One of the most difficult times of your life can also be a blessing.
Dr Seuss said “I’m sorry to say so but, sadly it’s true, that bang-ups and hang-ups can happen to you.” For a moment – whether brief or exaggerated – your life feels like it’s going down the toilet.
Everything you knew to be true has just shattered around you like cheap glass crashing on concrete and you’ve got more than a few cuts trying to pick up the pieces. The hardest part – the one person you counted on in tough times like these is the only one you can’t turn to.
Because he’s the one you’re getting away from, through divorce or separation.
Divorce can be messy, painful and confusing. No one says this is fair or that it will be easy – but at the very least, you can try for manageable.
Whether the circumstances are cooperative or uncooperative, if you find yourself drowning in your own divorce, here’s to throwing you a life jacket. It’s possible to make it through a divorce a better, stronger person – but first you’ll have to do your legal, mental, and emotional homework.
Carolyn Ellis, award-winning author and founder of Thrive After Divorce, helps people navigate through divorce. Those about to get a divorce, or even thinking about it: Ellis wants you to do your research.
“It’s important to become an educated consumer of the divorce system beforehand, because if not, you will be educated while your lawyer’s clock is running,” says Ellis.
From mediations to collaborative divorce to third party litigations, there are many legal options that don’t involve the often-unnecessary path of divorce court.
Putting together the right team is essential. Finding a lawyer that suits you, both financially and personally, can be a task in itself, as not all lawyers will be in tune with your best interests. “You need to be the quarterback of your divorce resource team,” Ellis advises, “you need to tell your lawyer your best outcome, where you’re willing to give and where you aren’t.”
“Ask questions, and shop around.”
The legal system can get quite complicated. Alexis Martin Neely, “America’s Personal Family Lawyer,” outlines a list of questions you need to ask:
How do you bill for your services?
Are you able to be responsive to my needs on an ongoing basis?
How will you proactively communicate with me on an ongoing basis?
Can I call about any legal problem I have, or just about matters within your specialty?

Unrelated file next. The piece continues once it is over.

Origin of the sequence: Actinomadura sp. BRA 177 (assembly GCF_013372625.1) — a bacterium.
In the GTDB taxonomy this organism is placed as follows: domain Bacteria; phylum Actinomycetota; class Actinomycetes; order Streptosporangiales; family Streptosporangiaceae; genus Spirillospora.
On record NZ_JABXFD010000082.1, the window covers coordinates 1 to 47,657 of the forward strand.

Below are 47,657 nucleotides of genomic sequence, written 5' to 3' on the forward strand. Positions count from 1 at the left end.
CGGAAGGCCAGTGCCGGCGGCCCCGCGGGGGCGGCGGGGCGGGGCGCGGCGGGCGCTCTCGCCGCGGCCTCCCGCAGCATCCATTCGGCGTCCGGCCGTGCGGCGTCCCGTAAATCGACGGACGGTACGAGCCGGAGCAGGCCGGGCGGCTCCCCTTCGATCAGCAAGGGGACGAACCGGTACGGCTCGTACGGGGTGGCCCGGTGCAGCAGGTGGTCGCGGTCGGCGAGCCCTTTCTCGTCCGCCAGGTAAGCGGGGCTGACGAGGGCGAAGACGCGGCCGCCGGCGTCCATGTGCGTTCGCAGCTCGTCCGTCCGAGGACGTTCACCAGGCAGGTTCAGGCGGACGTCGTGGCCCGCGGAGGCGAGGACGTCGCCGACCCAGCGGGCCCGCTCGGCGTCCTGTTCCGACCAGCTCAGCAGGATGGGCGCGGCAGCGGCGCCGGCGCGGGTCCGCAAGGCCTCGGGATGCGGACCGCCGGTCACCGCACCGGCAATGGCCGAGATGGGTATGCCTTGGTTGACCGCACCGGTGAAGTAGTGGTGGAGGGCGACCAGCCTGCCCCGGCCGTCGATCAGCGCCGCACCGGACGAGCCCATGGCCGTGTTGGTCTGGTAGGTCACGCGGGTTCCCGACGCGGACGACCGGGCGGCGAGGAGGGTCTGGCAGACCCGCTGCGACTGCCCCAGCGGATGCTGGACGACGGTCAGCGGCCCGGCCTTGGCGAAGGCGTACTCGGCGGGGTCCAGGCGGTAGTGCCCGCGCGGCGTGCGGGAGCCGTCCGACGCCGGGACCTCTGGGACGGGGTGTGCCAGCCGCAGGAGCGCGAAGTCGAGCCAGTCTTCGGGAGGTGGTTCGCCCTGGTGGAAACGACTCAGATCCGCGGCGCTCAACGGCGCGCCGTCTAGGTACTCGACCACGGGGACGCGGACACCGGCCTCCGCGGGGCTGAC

Neely is very clear: you need not be afraid to ask these questions of potential lawyers. After all, you will be paying them a lot of money. You need to be sure of what you’re getting into.
Ellis, in addition to offering advice on legal issues, also acts sort of as a life coach. She teaches her clients methods to better handle adversity in any capacity, not just in divorce or separation.
Urging people to be in charge of their own thinking helps them to see the positive, even in seemingly negative situations:
“Without an awareness of how important our mindset is, we engage in knee-jerk reactions or fight or flight responses,” Ellis cautions. This can lead to making irrational decisions that create further damage down the road.
Having your emotions and way of thinking sorted out leads to a better sense of control, and better able to cope with what you cannot control, she adds.
Kids are stronger than you think
One aspect in your control is how to handle children. People think of this as one of the most crucial and difficult tasks; so often we hear horror stories of emotional damage from witnessing their parents’ bad divorce.
It doesn’t need to be this way. Often, children are more than able to cope with their parents divorce, so long as too much of their life isn’t overly upset by it:
“Kids are way more resilient, adaptable and understanding than we think they are,” Ellis says, “and they will respond in large measure in reaction to how you (respond).”
Think of that as just one more reason to not let yourself be consumed by feelings of grief and anger, and to work through the divorce process positively.
“You expect to solve your divorce issues in the arena of parenting,” says Ellis.
Working with a divorce coach, counselor, or a supportive friend is a great place to get all those issues out, so you can focus on your children when with them.
How to break the news of a divorce depends largely on the child’s age. Older children might require more information. Give them as much as they need to know, but make sure not to speak negatively of your former spouse.
It is important to make sure children know they are loved, that they didn’t create the divorce, that they taken care of, and that divorce is a grown-up thing.
“Often, kids are concerned with what affects their immediate lives,” says Ellis.
What matters to a child? Things like: if they will be moving, where the family pet will go, where his or her toys will be, and if they will still see their friends.
There are a few common-but-avoidable mistakes where kids and divorce are concerned. Putting children in the middle by making then messengers or spies, or dishing to them and thereby making them act as your therapist, are harmful acts to be avoided.
Dealing with your kids is a part of “the process of disentanglement,” according to Ellis. Former spouses still play a role in your life in this way, but it’s drastically different.
“They are no longer a romantic partner,” Ellis says, “they are a business partner in parenting the children, and should be communicated with as such.”
Communication can often be helped by structuring it around a business model.
Divorce is essentially the death of a relationship, which is in essence, a sad thing. However, if it came to an end in this way, it was for good reason. Ellis is quick to point out the positives a divorce can bring.
“Divorce can be an enormous gift,” she says.
“The amount of strength and emotional resilience that I have now, I would not have received in any other way.”